If you are lucky enough to find sour cherries in the market, be sure to scoop them up and make this pectin-free Sour Cherry Jam, Moraba Albaloo.
My husband loves all sour things while I tend to lean toward the sweet side. Something as simple as noon-o panir (bread and feta cheese) is eaten differently by us, too. He prefers to eat noon-o panir o sabzeh (fresh herbs). I prefer my bread and feta with a dollop of jam. In fact, I will take a jar of homemade jam over any dessert, any day of the week.
I am not shy when it comes to my love for jams. I absolutely adore homemade jams. I was raised on jams: quince, blueberry, plum, orange marmalade, strawberry jam. My grandmother made jams, my aunts make jams and now I make jams.
All about sour cherries
Persians love all things sour, especially our sour fruits. There’s sour grapes (goureh), green sour plums (gojeh sabz), green almonds (chaghaleh badoon) and sour cherries (albaloo). Our take on sweet and sour is a lot different than the rest of the world’s!
Sour cherries are a little bit smaller in size than regular sweet cherries. They are red and brighter than the dark cherry varieties. And yes, they are sour. Not lemony pucker your lips sour, but certainly not super sweet. And they are wonderful for jam making or pie baking or anything else you want to cook or bake.
If you find yourself flooded with sour cherries, rest assured that they freeze well. Just pit them first and freeze on a baking sheet before storing in resealable freezer bags. Sour cherries are harvested and available in the summer, but for a short time period. And fresh sour cherries are hard to find, so if you do locate some, grab them because they won’t be available for long.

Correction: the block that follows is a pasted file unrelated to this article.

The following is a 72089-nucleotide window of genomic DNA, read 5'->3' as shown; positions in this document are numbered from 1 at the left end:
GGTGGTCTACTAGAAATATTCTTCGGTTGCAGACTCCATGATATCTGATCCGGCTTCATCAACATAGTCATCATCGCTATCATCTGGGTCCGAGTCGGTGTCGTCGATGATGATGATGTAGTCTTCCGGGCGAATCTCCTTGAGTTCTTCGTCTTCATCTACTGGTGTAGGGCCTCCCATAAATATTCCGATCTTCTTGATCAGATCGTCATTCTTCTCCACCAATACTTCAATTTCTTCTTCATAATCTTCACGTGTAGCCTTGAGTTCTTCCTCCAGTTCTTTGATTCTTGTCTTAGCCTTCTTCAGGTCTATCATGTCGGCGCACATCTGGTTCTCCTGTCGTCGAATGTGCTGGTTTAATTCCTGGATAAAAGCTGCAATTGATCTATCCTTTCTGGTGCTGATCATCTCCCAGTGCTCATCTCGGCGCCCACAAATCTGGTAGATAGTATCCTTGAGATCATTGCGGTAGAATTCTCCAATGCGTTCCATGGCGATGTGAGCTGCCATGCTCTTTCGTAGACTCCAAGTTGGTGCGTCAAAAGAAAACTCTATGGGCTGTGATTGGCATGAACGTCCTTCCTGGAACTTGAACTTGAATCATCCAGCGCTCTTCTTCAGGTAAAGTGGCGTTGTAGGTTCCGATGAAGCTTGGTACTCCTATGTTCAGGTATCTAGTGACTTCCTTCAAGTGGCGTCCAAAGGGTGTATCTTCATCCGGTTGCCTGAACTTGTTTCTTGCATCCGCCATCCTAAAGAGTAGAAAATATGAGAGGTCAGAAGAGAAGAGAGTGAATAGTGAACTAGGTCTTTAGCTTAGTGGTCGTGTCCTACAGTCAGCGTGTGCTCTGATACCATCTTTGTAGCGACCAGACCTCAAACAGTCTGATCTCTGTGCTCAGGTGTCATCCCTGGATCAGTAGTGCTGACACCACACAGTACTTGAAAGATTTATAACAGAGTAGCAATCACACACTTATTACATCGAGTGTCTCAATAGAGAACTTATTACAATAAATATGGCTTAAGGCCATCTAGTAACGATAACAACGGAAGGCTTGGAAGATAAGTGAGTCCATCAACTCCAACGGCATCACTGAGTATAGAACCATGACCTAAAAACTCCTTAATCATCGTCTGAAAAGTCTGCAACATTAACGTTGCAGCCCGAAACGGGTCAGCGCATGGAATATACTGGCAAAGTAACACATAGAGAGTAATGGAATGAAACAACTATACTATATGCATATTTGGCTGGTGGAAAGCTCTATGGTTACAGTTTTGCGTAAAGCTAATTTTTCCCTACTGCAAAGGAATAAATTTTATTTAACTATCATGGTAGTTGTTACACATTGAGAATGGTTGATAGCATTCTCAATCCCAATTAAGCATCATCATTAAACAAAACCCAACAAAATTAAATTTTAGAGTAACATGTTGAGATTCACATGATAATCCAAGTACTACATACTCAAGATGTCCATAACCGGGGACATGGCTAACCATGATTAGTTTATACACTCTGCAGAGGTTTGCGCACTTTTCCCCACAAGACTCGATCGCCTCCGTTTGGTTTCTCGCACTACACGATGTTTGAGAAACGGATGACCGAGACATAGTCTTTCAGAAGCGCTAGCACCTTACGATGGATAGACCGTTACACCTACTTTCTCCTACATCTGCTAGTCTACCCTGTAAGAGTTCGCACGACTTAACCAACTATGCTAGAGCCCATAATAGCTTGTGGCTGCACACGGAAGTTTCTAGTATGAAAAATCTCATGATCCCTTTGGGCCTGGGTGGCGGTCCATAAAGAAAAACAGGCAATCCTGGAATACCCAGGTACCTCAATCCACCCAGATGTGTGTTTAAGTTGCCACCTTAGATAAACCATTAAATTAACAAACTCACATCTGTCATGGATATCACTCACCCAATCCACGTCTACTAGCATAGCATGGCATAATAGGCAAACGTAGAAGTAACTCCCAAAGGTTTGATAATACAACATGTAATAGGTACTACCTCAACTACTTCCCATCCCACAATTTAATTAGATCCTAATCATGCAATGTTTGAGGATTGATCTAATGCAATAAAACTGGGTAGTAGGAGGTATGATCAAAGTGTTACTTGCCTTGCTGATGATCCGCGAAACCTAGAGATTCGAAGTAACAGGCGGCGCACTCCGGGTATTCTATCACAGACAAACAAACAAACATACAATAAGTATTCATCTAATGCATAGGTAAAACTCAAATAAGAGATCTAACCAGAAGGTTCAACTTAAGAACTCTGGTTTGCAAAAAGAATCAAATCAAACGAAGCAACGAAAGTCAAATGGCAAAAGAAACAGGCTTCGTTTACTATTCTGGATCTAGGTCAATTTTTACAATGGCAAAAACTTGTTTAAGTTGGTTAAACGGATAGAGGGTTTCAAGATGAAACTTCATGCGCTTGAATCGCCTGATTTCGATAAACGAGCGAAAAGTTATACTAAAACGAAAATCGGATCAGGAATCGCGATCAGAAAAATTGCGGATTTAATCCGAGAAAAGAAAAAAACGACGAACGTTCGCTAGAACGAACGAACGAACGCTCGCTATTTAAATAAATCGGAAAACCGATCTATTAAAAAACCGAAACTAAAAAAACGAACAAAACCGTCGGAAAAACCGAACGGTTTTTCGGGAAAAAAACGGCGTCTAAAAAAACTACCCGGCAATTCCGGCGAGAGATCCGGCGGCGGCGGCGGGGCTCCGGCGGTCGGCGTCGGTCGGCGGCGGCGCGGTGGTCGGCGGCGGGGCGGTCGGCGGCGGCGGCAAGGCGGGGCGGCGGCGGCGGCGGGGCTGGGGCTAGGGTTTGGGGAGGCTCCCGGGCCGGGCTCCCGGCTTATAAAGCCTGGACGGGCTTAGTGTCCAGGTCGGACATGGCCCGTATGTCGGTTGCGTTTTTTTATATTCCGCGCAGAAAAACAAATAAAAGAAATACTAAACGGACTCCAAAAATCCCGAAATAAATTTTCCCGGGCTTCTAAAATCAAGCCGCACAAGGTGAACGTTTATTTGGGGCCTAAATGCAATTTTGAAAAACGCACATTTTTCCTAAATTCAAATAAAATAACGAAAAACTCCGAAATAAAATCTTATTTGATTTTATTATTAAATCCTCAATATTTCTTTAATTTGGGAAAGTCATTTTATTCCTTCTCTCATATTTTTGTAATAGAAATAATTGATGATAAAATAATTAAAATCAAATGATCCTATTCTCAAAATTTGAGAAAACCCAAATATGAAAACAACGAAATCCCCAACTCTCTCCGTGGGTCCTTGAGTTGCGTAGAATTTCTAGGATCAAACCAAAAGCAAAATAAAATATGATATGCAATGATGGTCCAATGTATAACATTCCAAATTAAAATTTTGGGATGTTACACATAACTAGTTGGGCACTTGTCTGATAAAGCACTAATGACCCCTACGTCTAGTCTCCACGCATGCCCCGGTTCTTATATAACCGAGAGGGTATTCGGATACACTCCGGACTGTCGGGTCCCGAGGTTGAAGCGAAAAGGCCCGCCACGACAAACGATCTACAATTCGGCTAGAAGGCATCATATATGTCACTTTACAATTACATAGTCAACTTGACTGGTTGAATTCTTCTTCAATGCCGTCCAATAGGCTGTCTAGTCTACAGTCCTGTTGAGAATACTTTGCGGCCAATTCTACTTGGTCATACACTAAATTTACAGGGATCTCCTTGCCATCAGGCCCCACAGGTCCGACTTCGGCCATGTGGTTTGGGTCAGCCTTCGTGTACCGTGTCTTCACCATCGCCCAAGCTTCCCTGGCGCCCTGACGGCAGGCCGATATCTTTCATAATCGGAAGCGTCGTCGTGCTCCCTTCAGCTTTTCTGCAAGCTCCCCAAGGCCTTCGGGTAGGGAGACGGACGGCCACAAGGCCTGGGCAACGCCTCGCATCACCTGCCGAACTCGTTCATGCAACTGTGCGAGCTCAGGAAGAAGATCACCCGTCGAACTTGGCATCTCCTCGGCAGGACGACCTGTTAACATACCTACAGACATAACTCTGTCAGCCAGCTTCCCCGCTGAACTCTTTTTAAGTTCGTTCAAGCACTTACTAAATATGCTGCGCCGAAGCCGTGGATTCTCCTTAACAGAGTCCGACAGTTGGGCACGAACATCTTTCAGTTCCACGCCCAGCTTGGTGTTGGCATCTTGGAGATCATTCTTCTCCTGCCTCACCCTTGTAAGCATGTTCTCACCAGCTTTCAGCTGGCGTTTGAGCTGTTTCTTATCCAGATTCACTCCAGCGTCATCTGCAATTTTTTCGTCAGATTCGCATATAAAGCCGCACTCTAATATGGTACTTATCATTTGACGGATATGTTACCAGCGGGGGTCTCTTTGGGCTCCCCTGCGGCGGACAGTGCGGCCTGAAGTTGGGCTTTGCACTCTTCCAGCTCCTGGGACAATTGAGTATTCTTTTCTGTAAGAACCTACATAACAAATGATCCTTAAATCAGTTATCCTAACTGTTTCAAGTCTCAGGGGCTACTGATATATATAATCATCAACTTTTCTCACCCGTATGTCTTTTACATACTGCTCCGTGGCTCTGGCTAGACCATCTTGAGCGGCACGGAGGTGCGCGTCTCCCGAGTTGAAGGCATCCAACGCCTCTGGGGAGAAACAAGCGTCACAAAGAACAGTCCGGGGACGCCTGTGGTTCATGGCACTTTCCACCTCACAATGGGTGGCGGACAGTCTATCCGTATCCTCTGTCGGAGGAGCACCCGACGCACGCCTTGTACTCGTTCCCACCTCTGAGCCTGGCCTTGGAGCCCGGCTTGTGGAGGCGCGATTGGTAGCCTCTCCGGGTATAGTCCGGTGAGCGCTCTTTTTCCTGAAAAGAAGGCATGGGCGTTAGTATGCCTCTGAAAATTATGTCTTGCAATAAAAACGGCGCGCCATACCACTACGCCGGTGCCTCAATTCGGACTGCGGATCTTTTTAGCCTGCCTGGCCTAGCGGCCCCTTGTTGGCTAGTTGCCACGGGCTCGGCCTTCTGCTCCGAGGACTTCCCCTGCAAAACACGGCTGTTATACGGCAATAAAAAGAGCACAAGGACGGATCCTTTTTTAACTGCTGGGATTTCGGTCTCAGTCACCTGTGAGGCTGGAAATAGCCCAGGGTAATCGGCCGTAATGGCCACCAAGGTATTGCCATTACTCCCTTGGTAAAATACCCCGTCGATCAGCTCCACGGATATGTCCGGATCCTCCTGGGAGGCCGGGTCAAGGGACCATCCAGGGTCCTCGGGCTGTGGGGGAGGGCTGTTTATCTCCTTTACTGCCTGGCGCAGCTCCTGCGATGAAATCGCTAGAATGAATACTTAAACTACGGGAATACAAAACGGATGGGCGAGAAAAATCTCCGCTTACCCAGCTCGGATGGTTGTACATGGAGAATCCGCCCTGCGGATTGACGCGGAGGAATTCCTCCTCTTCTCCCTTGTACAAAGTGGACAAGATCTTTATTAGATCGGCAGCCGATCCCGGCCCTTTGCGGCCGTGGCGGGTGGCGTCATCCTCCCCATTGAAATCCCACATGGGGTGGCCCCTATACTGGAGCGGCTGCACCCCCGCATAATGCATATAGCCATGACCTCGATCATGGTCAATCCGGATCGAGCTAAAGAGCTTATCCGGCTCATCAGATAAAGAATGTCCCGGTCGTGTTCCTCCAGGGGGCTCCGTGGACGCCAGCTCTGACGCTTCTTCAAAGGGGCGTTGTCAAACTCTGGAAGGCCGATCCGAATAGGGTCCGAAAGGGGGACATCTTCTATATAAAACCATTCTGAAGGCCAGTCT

The best sour cherry jam (moraba albaloo)
Although the hubby and I do not agree on everything, we both love sour cherry jam (moraba albaloo). This is the only jam that my husband will scoop out a spoonful and eat right out of the jar. For both of us, sour cherries reminds us of Iran and our childhood.
It’s such a rare treat to find fresh sour cherries here in the US. So when our local Persian market has some, snatch them right up! Although you can eat them straight up, do remember that sour cherries are, well, sour. My husband and his family (the sour mongers) love to eat it with salt, which cuts down on the sourness.
But for me, sour cherries are begging to made into sour cherry jam, moraba albaloo. My recipe for the best sour cherry jam does not use pectin and I do use the minimum amount of sugar necessary. I want a mildly sweet jam but still be able to taste the fruit and not the sugar.
Final thoughts on sour cherry jam (moraba albaloo)
This is a sweet and sour jam that sends me back in time, back to my old kitchen in Iran where I enjoyed my breakfast rolling up pieces of lavash filled with feta and this wonderful jam. Quite honestly, I don’t like sharing this jam, but prefer to hide it in the back of the refrigerator where I alone know of its existence.
You can also enjoy this sour cherry jam straight up, as my husband does, by scooping it straight out of the jar. Or if you prefer, swirl a bit in your yogurt or oatmeal for a wonderful breakfast or afternoon pick-me-up.
- 1 lb sour cherries
- ½ cup water
- ½ cup granulated sugar
- Remove seeds and stems from sour cherries.
- In a small pot add pitted cherries with water and sugar.
- Over medium heat, stir mixture until sugar is dissolved. Bring to boil slowly, stirring often to prevent sticking.
- Reduce temperature to medium-low if cherry mixture is about to boil out of your pot. Cook until thickened, approximately 30 minutes.
- If you are going to store in the refrigerator, cool until room temperature first then refrigerate. Or, if you are canning your jam, click here for canning instructions.
Serving Size:1 TBS
Amount Per Serving: Calories: 38Total Fat: 0gSaturated Fat: 0gTrans Fat: 0gUnsaturated Fat: 0gCholesterol: 0mgSodium: 1mgCarbohydrates: 10gFiber: 0gSugar: 9gProtein: 0g